The Art of Travel by Alain de Botton (2002)

Germans have the best words to describe the desire to leave home, go far away and see something new. There’s Wanderlust, which is self-explanatory and then there’s Fernweh, which is an aching for distance or the opposite of homesickness. Alain de Botton’s The Art of Travel analyzes our motives in traveling for pleasure. He’s basically asking whether or not there is something inherently good about travel.  For me, and like most things in life, it depends.

He notes that things like Art and Memory are tools of simplification and selection, which contribute to our tendency to romanticize certain places and eras (14). Perhaps we forget that the reality of traveling means hassle, money, time, fuel, baggage, tourism, expectations, disappointments. But we love it. So we must get something good out of going far away. But what? More life? Is different or new always better?

De Botton discusses the many reasons people travel and one is to escape the drudge and grime of city life. Of course there is nature all around us wherever we are, but the Swiss Alps are something else and everyone agrees. He suggests that we are drawn to the sublime, which means facing something awesome that shows us our mortality or simply makes us feel small.

The Sublime Swiss Alps

For the poet William Wordsworth, getting out of the city should remind us to be at ease with ourselves as best we can in our natural environment, just as the mountains are at ease with themselves and the deer are at ease with themselves and their fate. Maybe then we could stop caring so much about the petty and the insignificant.

Is Rome for Everyone?

In my earlier post about Kerouac’s Lonesome Traveler I talked about it being possible to have an affinity with a culture other than your own. De Botton says, “we may value foreign elements not only because they are new, but because they seem to accord more faithfully with our identity and commitments than anything our homeland could provide” (78). So, we feel we can find and be ourselves better somewhere else.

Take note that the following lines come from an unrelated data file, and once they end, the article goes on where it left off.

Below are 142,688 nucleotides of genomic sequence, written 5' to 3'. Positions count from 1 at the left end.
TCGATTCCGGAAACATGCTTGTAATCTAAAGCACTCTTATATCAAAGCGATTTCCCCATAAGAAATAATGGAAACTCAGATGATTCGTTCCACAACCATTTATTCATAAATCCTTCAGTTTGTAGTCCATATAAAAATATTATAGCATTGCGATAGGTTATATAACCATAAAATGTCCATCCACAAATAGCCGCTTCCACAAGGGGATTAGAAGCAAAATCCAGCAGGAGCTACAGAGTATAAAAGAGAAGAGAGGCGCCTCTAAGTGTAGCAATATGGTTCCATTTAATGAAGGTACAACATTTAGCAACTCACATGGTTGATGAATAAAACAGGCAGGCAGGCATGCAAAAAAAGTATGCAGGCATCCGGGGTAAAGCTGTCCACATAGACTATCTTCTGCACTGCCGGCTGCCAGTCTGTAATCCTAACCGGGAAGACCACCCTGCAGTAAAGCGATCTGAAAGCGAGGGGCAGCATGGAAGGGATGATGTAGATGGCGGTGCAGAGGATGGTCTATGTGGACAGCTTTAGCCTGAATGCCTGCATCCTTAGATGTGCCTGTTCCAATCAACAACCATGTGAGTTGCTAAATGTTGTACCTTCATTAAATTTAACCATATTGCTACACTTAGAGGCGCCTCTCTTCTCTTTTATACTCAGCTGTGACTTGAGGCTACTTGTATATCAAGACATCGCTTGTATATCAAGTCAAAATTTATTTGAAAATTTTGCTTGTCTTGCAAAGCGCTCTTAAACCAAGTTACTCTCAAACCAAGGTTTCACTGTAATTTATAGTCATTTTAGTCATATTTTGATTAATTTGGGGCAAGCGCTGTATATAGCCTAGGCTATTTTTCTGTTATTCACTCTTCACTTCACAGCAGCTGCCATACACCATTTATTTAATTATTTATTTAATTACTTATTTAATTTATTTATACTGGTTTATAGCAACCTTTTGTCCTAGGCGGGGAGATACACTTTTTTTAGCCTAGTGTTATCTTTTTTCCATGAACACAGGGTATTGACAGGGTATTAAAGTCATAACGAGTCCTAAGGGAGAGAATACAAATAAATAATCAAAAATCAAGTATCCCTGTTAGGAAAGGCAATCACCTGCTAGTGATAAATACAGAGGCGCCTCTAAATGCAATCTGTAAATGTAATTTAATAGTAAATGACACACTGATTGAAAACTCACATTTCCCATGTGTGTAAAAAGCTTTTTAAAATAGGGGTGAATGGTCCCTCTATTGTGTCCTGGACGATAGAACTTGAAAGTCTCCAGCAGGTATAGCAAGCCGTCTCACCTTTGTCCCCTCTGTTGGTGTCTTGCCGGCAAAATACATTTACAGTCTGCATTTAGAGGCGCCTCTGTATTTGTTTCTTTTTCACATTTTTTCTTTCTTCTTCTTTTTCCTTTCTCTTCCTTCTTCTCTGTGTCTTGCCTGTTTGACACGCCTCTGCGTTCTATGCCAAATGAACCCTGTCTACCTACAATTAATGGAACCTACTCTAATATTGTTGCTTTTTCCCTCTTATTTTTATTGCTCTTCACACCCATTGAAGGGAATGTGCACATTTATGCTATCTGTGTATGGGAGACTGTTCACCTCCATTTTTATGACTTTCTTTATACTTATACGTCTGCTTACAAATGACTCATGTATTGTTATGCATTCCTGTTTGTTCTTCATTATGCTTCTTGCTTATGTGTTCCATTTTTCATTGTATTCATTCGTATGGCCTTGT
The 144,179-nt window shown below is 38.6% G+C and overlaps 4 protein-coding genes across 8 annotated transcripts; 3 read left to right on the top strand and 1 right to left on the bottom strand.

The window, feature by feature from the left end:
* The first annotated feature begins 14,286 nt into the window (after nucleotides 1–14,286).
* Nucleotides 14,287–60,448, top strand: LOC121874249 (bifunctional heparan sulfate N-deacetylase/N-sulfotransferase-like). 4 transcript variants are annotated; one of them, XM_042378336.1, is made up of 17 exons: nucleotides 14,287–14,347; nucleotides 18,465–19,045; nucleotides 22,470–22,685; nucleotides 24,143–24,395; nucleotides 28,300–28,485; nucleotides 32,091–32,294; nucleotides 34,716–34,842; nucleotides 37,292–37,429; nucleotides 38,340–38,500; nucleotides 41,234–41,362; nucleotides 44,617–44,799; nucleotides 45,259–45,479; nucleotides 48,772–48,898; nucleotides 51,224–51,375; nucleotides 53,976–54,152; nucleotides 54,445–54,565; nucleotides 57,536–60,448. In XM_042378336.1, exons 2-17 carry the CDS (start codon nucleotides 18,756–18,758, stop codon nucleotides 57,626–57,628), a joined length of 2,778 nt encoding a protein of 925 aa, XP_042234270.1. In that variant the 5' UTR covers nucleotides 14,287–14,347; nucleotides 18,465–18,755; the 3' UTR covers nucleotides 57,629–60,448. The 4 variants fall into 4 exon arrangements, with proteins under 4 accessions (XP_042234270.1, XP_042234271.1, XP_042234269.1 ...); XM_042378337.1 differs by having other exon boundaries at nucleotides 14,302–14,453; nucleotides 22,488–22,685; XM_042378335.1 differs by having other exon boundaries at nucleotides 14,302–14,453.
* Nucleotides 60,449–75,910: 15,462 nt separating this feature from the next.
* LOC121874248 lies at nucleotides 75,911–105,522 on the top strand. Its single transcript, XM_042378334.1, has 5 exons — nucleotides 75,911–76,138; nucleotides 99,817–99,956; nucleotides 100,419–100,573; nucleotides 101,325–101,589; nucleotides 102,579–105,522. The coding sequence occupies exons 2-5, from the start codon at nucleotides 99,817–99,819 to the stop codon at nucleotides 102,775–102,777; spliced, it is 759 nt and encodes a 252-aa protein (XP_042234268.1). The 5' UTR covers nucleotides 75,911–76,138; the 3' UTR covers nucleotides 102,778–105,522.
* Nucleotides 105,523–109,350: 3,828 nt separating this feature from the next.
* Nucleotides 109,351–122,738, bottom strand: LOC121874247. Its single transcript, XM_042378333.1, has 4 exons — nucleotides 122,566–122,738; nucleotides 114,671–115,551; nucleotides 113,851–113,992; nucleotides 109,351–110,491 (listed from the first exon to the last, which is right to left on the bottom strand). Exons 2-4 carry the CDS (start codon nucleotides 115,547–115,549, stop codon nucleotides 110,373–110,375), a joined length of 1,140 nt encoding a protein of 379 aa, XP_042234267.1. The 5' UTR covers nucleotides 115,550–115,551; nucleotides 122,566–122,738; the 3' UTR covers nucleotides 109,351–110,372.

In the end, De Botton brings up the idea of room-travel, which is essentially looking at your own things and current surroundings with a traveling mindset. The traveling mindset has to do with receptivity and observation.

The pleasure we derive from journeys is perhaps dependent more on the mindset with which we travel than on the destination we travel to. If only we could apply a traveling mindset to our own locales, we might find these places becoming no less interesting than the high mountain passes and butterfly-filled jungles of Humboldt’s South America (246).

Your hometown is no more or less exotic than anywhere else in the world, you just happen to know more about it. When we travel, I think we are trying to make more of the world our home. When I find myself longing for some strange new adventurous place, I have to remind myself that I’m never more in the world than where I am right now, whether it’s Rome, New York or somewhere no one has ever heard of.


What I underlined:

If it is true that love is a pursuit in others of qualities we lack in ourselves, then in our love of someone from another country, one ambition may be to weld ourselves more closely to values missing from our own culture (90)

We might return from our journeys with a collection of small, unfêted but life-enhancing thoughts (113)

Citing a letter written by Flaubert: “I’m no more modern than ancient, no more French than Chinese, and the idea of a native country, that is to say, the imperative to live on one bit of ground marked red or blue on the map and to hate the other bits in green or black, has always seemed to me narrow-minded, blinkered and profoundly stupid” (100).


Edition: Penguin Books 2014

Photos: all mine


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